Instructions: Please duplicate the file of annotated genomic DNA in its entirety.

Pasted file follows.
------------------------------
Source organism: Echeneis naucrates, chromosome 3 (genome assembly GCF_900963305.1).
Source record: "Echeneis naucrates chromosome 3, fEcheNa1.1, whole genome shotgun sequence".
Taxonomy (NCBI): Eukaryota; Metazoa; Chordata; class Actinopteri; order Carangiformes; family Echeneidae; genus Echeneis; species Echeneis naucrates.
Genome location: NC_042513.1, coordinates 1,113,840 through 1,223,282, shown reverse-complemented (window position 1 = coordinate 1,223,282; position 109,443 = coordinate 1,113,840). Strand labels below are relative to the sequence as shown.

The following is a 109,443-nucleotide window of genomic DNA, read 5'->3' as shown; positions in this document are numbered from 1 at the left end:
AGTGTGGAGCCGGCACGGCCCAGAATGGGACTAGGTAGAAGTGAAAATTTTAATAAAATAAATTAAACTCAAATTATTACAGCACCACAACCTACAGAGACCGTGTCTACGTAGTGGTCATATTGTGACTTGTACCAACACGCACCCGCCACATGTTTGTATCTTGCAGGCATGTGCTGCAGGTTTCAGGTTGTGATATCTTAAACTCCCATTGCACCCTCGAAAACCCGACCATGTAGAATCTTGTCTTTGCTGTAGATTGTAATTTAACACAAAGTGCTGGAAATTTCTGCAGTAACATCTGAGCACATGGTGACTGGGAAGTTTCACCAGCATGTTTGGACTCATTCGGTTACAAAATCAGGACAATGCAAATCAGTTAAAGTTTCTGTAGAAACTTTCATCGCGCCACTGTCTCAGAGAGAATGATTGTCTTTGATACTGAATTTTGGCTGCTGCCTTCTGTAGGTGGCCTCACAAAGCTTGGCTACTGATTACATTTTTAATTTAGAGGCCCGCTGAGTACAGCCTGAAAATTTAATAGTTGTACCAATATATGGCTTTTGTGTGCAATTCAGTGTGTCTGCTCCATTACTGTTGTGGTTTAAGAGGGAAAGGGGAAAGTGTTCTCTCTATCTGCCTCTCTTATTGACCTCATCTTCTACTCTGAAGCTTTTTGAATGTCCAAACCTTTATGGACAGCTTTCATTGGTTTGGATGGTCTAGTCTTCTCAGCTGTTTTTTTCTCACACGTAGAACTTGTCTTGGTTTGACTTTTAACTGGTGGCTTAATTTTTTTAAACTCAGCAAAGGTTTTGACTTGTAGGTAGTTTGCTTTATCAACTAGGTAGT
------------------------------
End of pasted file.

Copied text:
Source organism: Echeneis naucrates, chromosome 3 (genome assembly GCF_900963305.1).
Source record: "Echeneis naucrates chromosome 3, fEcheNa1.1, whole genome shotgun sequence".
Taxonomy (NCBI): Eukaryota; Metazoa; Chordata; class Actinopteri; order Carangiformes; family Echeneidae; genus Echeneis; species Echeneis naucrates.
Genome location: NC_042513.1, coordinates 1,113,840 through 1,223,282, shown reverse-complemented (window position 1 = coordinate 1,223,282; position 109,443 = coordinate 1,113,840). Strand labels below are relative to the sequence as shown.

The following is a 109,443-nucleotide window of genomic DNA, read 5'->3' as shown; positions in this document are numbered from 1 at the left end:
AGTGTGGAGCCGGCACGGCCCAGAATGGGACTAGGTAGAAGTGAAAATTTTAATAAAATAAATTAAACTCAAATTATTACAGCACCACAACCTACAGAGACCGTGTCTACGTAGTGGTCATATTGTGACTTGTACCAACACGCACCCGCCACATGTTTGTATCTTGCAGGCATGTGCTGCAGGTTTCAGGTTGTGATATCTTAAACTCCCATTGCACCCTCGAAAACCCGACCATGTAGAATCTTGTCTTTGCTGTAGATTGTAATTTAACACAAAGTGCTGGAAATTTCTGCAGTAACATCTGAGCACATGGTGACTGGGAAGTTTCACCAGCATGTTTGGACTCATTCGGTTACAAAATCAGGACAATGCAAATCAGTTAAAGTTTCTGTAGAAACTTTCATCGCGCCACTGTCTCAGAGAGAATGATTGTCTTTGATACTGAATTTTGGCTGCTGCCTTCTGTAGGTGGCCTCACAAAGCTTGGCTACTGATTACATTTTTAATTTAGAGGCCCGCTGAGTACAGCCTGAAAATTTAATAGTTGTACCAATATATGGCTTTTGTGTGCAATTCAGTGTGTCTGCTCCATTACTGTTGTGGTTTAAGAGGGAAAGGGGAAAGTGTTCTCTCTATCTGCCTCTCTTATTGACCTCATCTTCTACTCTGAAGCTTTTTGAATGTCCAAACCTTTATGGACAGCTTTCATTGGTTTGGATGGTCTAGTCTTCTCAGCTGTTTTTTTCTCACACGTAGAACTTGTCTTGGTTTGACTTTTAACTGGTGGCTTAATTTTTTTAAACTCAGCAAAGGTTTTGACTTGTAGGTAGTTTGCTTTATCAACTAGGTAGT